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We Teach Driving Like Your Life Depends On It

Colorado has lessons for North America

May 12, 2017

By Steve Wallace
Times Colonist, May 12th 2017

Colorado, which legalized recreational marijuana use in 2014, has some advice for administrations that plan on loosening pot restrictions: Go slow.

 

Many new teen drivers view sleep as a waste of time.

Despite the fact that between nine and 10 hours is recommended for adolescents by the medical community, teens are getting not only much less than that, but poor-quality sleep.

A polysomnographic technologist told us that studies show teens who get only four hours of sleep have about the same crash rate as a drunk driver.
Sleep deprivation is a serious matter, especially for the young driver. Sleep before midnight is especially valuable and highly recommended for the youthful driver.
Sleep specialists promote being in bed by 10 p.m. and up at 7 a.m. for teens.

One of the reasons so many teens sleep well into the late morning on weekends is to make up for the sleep deficit experienced during the school week.
A lack of sleep is known to alter a person’s mood during the day.
Teen crashes are far more numerous during the evening hours, and many are attributed to drowsy driving.

Colorado is a leader in many facets of highway innovation.

It has instituted a bottleneck reduction program. It uses a diamond diverter interchange system, which replaces the much more expensive highway cloverleaf interchange employed by the majority of states and provinces.

(I will have more on this engineering option in a future column.)

Drones are being used by state authorities to monitor crash sites and relieve bottlenecks on the Colorado highway system.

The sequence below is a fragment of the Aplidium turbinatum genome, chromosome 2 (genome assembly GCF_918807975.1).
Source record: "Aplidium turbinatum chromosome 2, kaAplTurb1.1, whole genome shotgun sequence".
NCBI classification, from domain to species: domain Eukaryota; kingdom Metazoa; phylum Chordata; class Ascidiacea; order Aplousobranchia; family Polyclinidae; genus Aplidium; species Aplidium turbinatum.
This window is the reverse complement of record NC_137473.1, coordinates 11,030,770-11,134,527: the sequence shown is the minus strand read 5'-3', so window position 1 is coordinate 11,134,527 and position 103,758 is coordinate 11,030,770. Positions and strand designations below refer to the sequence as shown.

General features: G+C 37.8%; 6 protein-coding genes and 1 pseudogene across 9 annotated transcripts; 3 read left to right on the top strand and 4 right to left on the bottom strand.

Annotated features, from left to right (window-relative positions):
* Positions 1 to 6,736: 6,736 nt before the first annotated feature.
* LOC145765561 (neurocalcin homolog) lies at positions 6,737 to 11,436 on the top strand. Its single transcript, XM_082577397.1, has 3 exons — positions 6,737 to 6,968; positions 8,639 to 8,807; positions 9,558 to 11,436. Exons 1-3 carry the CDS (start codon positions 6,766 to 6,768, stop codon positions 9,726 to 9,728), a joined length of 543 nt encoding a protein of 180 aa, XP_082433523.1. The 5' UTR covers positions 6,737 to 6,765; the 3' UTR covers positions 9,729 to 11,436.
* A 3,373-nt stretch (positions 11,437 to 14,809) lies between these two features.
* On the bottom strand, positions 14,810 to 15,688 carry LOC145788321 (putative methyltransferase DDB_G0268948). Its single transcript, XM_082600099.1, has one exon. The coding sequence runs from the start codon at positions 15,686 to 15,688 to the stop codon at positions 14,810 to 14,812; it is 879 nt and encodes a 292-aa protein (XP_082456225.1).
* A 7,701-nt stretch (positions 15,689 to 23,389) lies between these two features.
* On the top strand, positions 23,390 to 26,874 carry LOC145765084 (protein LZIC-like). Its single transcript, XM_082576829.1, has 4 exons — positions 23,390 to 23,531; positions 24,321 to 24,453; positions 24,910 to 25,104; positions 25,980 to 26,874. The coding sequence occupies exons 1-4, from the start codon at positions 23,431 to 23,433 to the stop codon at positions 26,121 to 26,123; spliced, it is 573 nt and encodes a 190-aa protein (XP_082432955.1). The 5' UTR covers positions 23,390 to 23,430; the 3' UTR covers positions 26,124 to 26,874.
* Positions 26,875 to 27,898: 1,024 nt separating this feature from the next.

Fifteen minutes of stopped traffic usually results in an hour delay.
This has prompted many highway authorities to employ innovative technology-based solutions.
Variable speed-limit signs are in evidence when weather conditions dictate a change in driving habits.

Flashing LED speed-zone signs show the real-time speed limit.
There are warning sounds, usually sirens in Colorado, that alert flaggers and highway work crews of vehicles approaching at a dangerously high speed.
This simple technology would be much appreciated by flaggers everywhere in Canada, not just in B.C.

Inset LED luminous pucks serve as lane markers for traffic on busy highways.
This technology allows only the vehicle drivers going forward to see the guiding lights.
The oncoming vehicle drivers are not distracted by them.

Snowplows do not remove them, since they are recessed.
Marijuana use has been legal for some time in Colorado, and state authorities all have the same advice for others considering the same move: Go slow.

There were all sorts of unfortunate surprises when the implementation phase for the legalization of marijuana began.
Government officials were shocked by the increased potency of marijuana, sometimes as much as 30 times the potency of the drug in the 1960s.

Enforcement agencies were not as well prepared to identify those who were driving while impaired by the drug.
Since then, advances have been made in detecting those impaired by marijuana and other drugs, both legal and illegal. Saliva testing is now available to determine a person’s fitness to drive.

Police forces have had to go through an intensive re-education process to provide consistent enforcement of state legislation in Colorado.

Autonomous vehicles, such as the Google car, were a hot topic at the Denver meeting.
Experts in the field believe we are about to see innovation similar to what happened in the airline industry.

Vehicles will be on automatic pilot when in a connectivity mode, but the pilot-driver will have to be ready to take over at certain times.

More to come.

 

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